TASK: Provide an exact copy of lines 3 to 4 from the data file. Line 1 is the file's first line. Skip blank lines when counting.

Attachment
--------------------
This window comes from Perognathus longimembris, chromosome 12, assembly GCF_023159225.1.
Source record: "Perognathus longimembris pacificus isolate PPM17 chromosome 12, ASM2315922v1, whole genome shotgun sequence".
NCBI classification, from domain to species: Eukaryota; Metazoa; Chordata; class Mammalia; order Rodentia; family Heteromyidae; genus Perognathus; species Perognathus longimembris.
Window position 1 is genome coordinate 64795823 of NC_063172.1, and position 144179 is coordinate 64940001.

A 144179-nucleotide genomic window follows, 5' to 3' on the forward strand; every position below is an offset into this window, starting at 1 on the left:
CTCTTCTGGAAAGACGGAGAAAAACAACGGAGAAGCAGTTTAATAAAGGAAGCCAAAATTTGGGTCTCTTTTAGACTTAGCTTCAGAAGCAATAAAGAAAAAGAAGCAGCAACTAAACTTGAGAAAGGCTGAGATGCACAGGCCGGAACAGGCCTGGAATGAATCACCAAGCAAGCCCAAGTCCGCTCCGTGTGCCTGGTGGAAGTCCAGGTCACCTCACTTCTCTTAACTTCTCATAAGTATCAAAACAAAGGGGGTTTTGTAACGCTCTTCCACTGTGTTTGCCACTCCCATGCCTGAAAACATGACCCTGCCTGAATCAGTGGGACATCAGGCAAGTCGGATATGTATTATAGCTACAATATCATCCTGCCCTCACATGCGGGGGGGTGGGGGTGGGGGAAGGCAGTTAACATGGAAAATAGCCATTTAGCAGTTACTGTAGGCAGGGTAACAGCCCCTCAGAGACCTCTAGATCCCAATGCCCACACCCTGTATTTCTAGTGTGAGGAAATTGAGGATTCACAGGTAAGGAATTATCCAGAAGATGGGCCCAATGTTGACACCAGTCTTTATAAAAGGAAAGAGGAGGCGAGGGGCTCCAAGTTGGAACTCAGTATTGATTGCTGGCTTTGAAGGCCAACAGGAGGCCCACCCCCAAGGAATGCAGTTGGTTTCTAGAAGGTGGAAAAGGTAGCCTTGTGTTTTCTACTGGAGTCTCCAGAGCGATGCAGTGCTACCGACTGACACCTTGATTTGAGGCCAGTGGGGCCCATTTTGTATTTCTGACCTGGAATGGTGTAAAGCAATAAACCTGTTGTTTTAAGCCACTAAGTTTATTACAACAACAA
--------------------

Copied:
NCBI classification, from domain to species: Eukaryota; Metazoa; Chordata; class Mammalia; order Rodentia; family Heteromyidae; genus Perognathus; species Perognathus longimembris.
Window position 1 is genome coordinate 64795823 of NC_063172.1, and position 144179 is coordinate 64940001.